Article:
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I'm learning Objective - C and coming from a garbage collected world. I am creating a class (static) variable of a dictionary and I am unsure if I am doing it properly for memory management or not. I'm using a convenience method so the object should be auto-released, but I don't really know if I need to release or retain it in my class.

I can't find clear documentation on how class level objects are managed - any advice is appreciated. Thanks.

+(NSDictionary*) polygonNames{        
        NSDictionary* polygonNames = [NSDictionary dictionaryWithObjectsAndKeys:
                                      @"Triangle", @"3",
                                      @"Square", @"4",
                                      @"Square", @"4",
                                      @"Pentagon", @"5",
                                      @"Hexagon", @"6",
                                      @"Heptagon", @"7",
                                      @"Octagon", @"8",
                                      @"Nonagon", @"9",
                                      @"Decagon", @"10",
                                      @"Hendecagon", @"11",
                                      @"Dodecagon", @"12",
                                      nil];
        return polygonNames;

    }
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There's nothing wrong with this code other than that it will create the dictionary every time it is invoked. –  Jon Hess Jun 1 '09 at 9:02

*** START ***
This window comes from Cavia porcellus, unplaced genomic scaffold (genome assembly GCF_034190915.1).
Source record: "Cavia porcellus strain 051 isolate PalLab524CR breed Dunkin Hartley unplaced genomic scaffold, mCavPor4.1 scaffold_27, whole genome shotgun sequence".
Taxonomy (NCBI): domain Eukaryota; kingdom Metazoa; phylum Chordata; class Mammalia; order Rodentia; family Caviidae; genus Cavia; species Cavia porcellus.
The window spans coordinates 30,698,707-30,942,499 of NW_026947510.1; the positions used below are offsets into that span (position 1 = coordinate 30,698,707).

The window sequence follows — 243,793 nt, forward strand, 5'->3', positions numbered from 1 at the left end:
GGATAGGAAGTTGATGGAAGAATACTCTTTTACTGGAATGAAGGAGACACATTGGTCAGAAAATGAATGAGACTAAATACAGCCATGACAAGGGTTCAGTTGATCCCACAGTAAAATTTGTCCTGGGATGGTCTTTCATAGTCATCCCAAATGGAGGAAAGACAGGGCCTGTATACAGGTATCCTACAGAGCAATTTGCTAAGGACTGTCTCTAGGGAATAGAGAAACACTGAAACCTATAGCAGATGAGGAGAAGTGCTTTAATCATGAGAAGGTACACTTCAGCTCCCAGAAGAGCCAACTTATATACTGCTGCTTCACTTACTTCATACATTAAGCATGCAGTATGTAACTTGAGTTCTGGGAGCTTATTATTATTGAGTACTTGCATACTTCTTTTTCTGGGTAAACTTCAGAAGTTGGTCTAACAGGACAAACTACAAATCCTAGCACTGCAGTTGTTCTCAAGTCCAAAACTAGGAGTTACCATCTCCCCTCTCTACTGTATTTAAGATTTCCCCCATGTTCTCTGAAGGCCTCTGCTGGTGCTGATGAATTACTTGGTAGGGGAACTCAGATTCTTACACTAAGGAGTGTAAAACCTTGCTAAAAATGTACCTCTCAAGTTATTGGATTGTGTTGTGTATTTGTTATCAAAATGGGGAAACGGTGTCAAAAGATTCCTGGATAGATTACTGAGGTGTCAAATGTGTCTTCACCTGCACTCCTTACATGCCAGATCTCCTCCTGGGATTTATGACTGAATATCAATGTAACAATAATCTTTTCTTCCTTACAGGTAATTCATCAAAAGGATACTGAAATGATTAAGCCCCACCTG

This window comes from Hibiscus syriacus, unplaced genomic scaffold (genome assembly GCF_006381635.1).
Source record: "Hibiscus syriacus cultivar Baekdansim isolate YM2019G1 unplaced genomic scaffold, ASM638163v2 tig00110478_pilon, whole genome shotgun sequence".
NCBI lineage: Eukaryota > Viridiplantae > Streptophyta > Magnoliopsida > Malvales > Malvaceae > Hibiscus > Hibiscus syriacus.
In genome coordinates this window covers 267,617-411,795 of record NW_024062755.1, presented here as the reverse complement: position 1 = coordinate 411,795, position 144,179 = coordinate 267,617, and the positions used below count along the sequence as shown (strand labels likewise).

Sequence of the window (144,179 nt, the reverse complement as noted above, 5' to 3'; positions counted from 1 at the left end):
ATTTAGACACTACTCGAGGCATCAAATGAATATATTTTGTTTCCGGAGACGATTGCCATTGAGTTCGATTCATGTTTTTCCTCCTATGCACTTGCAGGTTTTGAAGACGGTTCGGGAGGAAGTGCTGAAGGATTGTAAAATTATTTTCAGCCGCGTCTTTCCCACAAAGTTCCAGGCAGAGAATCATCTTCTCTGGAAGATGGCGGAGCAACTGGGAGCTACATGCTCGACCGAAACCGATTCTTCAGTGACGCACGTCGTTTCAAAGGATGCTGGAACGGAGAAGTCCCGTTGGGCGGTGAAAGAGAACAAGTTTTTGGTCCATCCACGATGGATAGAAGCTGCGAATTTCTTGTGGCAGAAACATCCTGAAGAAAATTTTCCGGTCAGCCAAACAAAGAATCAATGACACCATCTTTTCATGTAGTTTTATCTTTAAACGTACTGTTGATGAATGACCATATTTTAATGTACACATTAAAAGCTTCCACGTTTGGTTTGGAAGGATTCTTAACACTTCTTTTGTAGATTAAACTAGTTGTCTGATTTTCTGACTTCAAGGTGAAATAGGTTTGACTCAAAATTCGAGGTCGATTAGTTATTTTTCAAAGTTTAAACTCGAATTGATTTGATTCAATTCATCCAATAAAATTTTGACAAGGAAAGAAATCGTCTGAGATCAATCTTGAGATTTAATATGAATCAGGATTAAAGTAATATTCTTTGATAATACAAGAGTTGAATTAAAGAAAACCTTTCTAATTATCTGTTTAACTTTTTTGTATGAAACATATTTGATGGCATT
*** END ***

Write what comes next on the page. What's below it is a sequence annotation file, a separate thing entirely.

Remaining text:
Not answering your question, but -- I see you are storing the number of sides of each polygon as a string. If you really want to store a number, wrap it in an NSNumber i.e [NSNumber numberWithInt:1] etc. –  Abizern Jun 1 '09 at 9:19
    
Thanks for the number advice, when I was still under the impression that the keys of the dictionary in obj c had to be strings, a quick review of the docs and your comment cleared that up. –  WillyCornbread Jun 1 '09 at 13:16

2 Answers 2

up vote 3 down vote accepted

If your data structure is immutable and isn't going to change, you can use a static variable, like so:

+ (NSDictionary *) polygonNames
{
    static NSDictionary *polygonNames = nil;
    if (!polygonNames) polygonNames = [[NSDictionary alloc] initWithObjectsAndKeys:/* objects and keys */];
    return polygonNames;
}
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Thanks - this is helpful. What I'm concerned about is the 'life' of this. Considering that it is static across all instances do I need to ever release it or is it sufficient that it is 'released' at the end of the program. I'm assuming it is created the first time any instance of the class is requested? Thanks again - b –  WillyCornbread May 31 '09 at 23:15
    
It will stay around until the app terminates, which is fine — memory leaks are only big problems (per se) if you're not releasing something which is allocated frequently. For singletons (something that exists only once in memory) it's actually fairly common not to release them, and to rely on the system to release the small amount of memory it uses. To answer your second question, this allocates the value on first request. If you're using threads, you may want to look here: alanquatermain.net/post/114613488/… –  Jim Dovey Jun 1 '09 at 0:10
    
Thanks muchly, these answers were very helpful. –  WillyCornbread Jun 1 '09 at 0:37

I can recommend the site CocoaDev.com. On which you will find the following rule of thumb:

  • If you alloc, retain, or copy it, it's your job to release it. Otherwise it isn't.
  • If you alloc, retain, or copy it, it's your job to release it. Otherwise it isn't. Yes: read this again!

Search for "rules of thumb". As I'm not allowed to add hyperlinks..

Basically all class methods named dictionary*, array* and so on will return an auto-released object which you don't have to retain/release.

For further reading I can recommend the "memory management" page.

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